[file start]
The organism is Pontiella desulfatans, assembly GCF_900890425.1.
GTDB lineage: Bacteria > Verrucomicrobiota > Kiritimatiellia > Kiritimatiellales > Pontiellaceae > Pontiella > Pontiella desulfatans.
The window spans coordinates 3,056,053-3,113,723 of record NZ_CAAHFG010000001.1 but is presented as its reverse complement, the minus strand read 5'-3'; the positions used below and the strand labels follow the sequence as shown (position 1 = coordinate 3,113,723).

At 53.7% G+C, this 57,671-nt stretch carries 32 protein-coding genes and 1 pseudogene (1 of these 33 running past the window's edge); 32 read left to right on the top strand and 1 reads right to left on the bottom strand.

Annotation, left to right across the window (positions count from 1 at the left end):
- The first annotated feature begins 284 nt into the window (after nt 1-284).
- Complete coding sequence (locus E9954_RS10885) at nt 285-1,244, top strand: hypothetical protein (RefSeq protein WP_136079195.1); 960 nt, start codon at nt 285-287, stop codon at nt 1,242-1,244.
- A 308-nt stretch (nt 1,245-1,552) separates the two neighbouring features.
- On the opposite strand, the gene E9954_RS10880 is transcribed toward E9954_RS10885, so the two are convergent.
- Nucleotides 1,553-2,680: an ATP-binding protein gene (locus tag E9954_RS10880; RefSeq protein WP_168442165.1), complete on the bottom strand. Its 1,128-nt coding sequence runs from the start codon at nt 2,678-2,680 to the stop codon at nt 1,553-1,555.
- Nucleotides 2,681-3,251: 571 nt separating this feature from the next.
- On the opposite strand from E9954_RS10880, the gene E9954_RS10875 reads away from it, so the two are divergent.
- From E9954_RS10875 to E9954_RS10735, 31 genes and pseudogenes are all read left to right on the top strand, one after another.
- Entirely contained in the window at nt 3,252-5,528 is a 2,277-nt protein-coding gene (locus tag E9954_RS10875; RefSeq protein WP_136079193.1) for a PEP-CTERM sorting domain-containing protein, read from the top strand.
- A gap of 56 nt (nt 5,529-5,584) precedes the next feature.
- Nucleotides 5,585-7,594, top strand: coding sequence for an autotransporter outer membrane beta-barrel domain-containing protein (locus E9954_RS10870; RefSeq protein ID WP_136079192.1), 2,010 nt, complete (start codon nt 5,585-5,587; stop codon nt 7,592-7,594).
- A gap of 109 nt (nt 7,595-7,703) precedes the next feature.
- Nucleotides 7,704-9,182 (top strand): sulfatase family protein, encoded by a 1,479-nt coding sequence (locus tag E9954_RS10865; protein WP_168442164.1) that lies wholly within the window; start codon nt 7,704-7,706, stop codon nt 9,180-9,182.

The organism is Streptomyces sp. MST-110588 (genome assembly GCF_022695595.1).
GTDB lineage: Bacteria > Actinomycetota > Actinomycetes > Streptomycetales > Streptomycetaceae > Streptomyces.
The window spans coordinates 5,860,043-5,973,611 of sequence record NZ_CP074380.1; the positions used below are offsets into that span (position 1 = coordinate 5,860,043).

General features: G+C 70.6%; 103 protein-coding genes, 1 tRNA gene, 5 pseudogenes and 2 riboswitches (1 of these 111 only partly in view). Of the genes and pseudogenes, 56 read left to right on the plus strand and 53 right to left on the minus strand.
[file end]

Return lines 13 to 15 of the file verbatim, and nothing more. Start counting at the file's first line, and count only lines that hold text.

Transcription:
- From E9954_RS10875 to E9954_RS10735, 31 genes and pseudogenes are all read left to right on the top strand, one after another.
- Entirely contained in the window at nt 3,252-5,528 is a 2,277-nt protein-coding gene (locus tag E9954_RS10875; RefSeq protein WP_136079193.1) for a PEP-CTERM sorting domain-containing protein, read from the top strand.
- A gap of 56 nt (nt 5,529-5,584) precedes the next feature.